Congress leader Sajjan Kumar may have heaved a sigh of relief on 30 April after a Delhi district court pronounced him not guilty in the 1984 anti-Sikh riots case. But the 29-year-long fight for justice by the survivors and relatives of the gruesome Sikh massacres is far from over. Senior Supreme Court Advocate HS Phoolka, who has been fighting on behalf of the victims for close to three decades, is gearing up for an appeal before the High Court. Sajjan Kumar and another Congressman Jagdish Tytler, among others, had been accused of murder and inciting violent mobs in November 1984 in the aftermath of the assassination of then Prime Minister Indira Gandhi.
Terming the 129-page judgement as strange, Phoolka says it makes a very good case for an appeal. For instance, he points out, “the Court has believed the testimonies of the witnesses while convicting the five co-accused but has dismissed their accounts as hearsay when it comes to Sajjan Kumar. If the judge has accepted the witnesses’ statement for those five, why would the witnesses lie only when it comes to Kumar?”
Similarly, a statement given on 3 November 1984 by a witness Jagdish Kaur (whose husband was beaten to death and son burnt alive) has suddenly been removed from police records. “Jagdish Kaur had spoken explicitly against Kumar,” says Phoolka.
“The CBI investigations further showed that the police did not record statements of witnesses who named Kumar and that it shielded him. The trial court seems to have failed to take this into consideration. We are hopeful of securing his conviction after an appeal,” adds Phoolka.
Not everyone is as hopeful though. “We will protest to create public pressure but how can we expect the same ruling party that perpetuated 1984 to give us justice today?” asks a distraught Nirpreet Kaur, whose father was burnt to death in the riots. “Only the testimonies of those speaking in favour of Sajjan Kumar — like the six police officers who appeared as defence witnesses — are being taken into account. They can give justice within 10 years of the Godhra riots. How about a Supreme Court appointed Special Investigation Team for 1984?”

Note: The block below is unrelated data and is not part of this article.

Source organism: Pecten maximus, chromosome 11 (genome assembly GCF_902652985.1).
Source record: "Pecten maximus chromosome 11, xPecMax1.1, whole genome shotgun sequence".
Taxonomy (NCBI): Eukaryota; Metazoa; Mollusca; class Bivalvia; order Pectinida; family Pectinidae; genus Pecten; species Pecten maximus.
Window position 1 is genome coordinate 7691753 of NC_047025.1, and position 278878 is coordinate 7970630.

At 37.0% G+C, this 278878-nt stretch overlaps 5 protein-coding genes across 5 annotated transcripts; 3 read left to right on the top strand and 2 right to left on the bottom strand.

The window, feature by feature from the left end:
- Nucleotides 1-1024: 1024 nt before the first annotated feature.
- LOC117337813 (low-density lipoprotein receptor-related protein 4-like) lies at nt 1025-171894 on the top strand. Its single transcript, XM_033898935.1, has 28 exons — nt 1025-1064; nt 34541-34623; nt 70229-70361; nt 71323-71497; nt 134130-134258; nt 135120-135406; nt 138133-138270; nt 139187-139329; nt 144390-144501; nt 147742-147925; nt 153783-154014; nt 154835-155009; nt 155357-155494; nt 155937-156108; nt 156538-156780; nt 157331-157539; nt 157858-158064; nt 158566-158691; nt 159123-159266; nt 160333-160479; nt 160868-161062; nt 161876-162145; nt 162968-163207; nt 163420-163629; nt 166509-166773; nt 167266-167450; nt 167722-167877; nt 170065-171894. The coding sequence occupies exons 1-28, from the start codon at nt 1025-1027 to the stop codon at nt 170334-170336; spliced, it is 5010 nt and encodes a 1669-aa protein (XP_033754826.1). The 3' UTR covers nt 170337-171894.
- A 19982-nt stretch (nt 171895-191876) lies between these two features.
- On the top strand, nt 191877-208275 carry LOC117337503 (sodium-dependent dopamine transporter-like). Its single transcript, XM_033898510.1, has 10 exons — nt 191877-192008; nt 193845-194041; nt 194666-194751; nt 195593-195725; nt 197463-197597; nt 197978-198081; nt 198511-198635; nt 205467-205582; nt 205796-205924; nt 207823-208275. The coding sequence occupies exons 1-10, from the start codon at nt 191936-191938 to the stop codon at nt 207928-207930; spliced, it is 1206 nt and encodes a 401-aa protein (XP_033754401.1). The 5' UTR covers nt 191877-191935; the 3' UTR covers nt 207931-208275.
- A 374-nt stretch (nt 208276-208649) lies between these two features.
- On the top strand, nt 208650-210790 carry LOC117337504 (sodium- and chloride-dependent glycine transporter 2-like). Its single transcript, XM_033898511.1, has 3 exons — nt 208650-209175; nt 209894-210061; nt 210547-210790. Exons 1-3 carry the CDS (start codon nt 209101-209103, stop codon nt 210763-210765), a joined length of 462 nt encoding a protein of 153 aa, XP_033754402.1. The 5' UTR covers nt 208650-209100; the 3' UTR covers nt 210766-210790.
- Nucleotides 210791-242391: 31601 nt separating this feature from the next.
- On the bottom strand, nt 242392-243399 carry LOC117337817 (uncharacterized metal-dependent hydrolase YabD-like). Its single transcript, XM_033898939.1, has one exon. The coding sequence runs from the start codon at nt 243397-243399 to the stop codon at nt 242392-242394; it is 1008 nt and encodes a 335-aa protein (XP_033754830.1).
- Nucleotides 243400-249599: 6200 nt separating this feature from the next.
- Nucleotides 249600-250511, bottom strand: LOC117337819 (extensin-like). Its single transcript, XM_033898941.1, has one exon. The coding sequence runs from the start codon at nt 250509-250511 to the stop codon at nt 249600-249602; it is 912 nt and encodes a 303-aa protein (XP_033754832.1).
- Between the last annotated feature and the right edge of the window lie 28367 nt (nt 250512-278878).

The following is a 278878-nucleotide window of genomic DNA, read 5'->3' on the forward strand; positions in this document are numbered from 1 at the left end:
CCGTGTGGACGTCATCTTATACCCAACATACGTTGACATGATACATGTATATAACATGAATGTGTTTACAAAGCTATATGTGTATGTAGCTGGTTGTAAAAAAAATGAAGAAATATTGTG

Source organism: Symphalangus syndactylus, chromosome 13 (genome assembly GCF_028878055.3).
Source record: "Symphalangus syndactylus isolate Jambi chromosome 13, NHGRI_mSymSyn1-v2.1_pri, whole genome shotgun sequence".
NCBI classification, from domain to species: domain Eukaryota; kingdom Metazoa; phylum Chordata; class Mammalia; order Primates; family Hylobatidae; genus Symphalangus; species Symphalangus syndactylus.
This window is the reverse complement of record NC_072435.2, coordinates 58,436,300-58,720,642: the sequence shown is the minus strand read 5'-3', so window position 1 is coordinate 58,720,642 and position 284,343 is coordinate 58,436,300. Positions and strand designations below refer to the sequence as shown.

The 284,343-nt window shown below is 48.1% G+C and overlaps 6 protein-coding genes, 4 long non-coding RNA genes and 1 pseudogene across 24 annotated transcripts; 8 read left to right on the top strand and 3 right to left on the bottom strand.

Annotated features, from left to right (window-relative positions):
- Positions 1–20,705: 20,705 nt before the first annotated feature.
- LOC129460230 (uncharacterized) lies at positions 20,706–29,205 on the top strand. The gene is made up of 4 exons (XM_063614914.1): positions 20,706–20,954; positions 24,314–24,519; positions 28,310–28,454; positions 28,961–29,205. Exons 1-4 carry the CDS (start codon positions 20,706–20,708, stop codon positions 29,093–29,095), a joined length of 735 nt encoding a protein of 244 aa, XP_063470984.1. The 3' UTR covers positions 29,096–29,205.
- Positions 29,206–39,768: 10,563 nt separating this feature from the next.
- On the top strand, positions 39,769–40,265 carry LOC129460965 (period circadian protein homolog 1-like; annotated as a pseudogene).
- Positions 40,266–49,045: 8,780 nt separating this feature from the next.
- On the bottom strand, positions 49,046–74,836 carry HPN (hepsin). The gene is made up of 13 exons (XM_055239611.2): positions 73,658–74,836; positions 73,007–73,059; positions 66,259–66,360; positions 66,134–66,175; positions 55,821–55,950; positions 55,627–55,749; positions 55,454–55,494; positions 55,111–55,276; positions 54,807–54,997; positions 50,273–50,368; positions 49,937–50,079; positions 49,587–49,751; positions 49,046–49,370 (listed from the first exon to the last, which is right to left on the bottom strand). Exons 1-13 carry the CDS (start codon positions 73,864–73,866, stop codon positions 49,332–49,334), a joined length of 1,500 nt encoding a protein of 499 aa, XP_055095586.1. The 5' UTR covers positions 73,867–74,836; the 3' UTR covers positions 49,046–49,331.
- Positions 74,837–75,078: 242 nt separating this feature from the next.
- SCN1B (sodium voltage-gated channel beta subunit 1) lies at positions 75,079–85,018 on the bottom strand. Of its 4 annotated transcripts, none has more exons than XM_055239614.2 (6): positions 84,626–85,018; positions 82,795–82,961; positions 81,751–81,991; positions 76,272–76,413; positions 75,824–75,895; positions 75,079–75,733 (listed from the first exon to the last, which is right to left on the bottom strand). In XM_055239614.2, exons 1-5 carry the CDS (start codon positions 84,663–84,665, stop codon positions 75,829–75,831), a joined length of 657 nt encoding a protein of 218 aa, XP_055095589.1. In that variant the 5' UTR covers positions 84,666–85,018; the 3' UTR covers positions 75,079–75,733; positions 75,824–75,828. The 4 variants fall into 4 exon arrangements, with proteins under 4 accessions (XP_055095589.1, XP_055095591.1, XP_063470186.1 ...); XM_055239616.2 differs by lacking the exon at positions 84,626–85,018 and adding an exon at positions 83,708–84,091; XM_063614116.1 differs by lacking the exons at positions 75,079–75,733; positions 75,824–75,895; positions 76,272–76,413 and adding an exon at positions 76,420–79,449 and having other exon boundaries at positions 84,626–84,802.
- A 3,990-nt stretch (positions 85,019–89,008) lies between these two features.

Curiously, an FIR registered in 1987 at the Nangloi Police Station in New Delhi, also mentioned the involvement of Kumar in the riots. Investigations were conducted wherein witnesses mentioned Sajjan Kumar, but even though the chargesheet was prepared, it has not yet been filed in court.
This despite the chargesheet clearly saying that a challan should be issued against Kumar based on the investigation and evidence, but that he has not been arrested due to “law and order problems”. Phoolka sees a conspiracy in this. “It is obvious that the then investigating officer and assistant commissioner of police intentionally suppressed the filing of this chargesheet,” he says. “We will press for this chargesheet to be filed in court as soon as possible.”
Following the judgment, the capital has seen protests by Sikh groups with officials even having to shut down metro stations. Similar protests were also carried out in Jammu. Opposition parties too have denounced the verdict. “This is what leads to militancy,” says Shiromani Akali Dal MP Naresh Gujral, “This is selective secularism. Muslims are almost 18 percent of the votebank, whereas Sikhs constitute a mere 1-1.5 percent. I hope the SC will order a fresh probe into 1984 just the way it had done for the 2002 Gujarat riots.”
Kumar was acquitted by the district court in one of the cases of the 1984 anti-Sikh riots, in which around 3,000 Sikhs were brutally killed by mobs in Delhi. The judge, however, convicted five others — Balwan Khokar, Mahender Yadav, Captain Bhagmal (retd), Girdhari Lal and Krishan Khokar — for the murder of five people in Delhi Cantonment in November 1984 in one of the bloodiest riots in Indian history.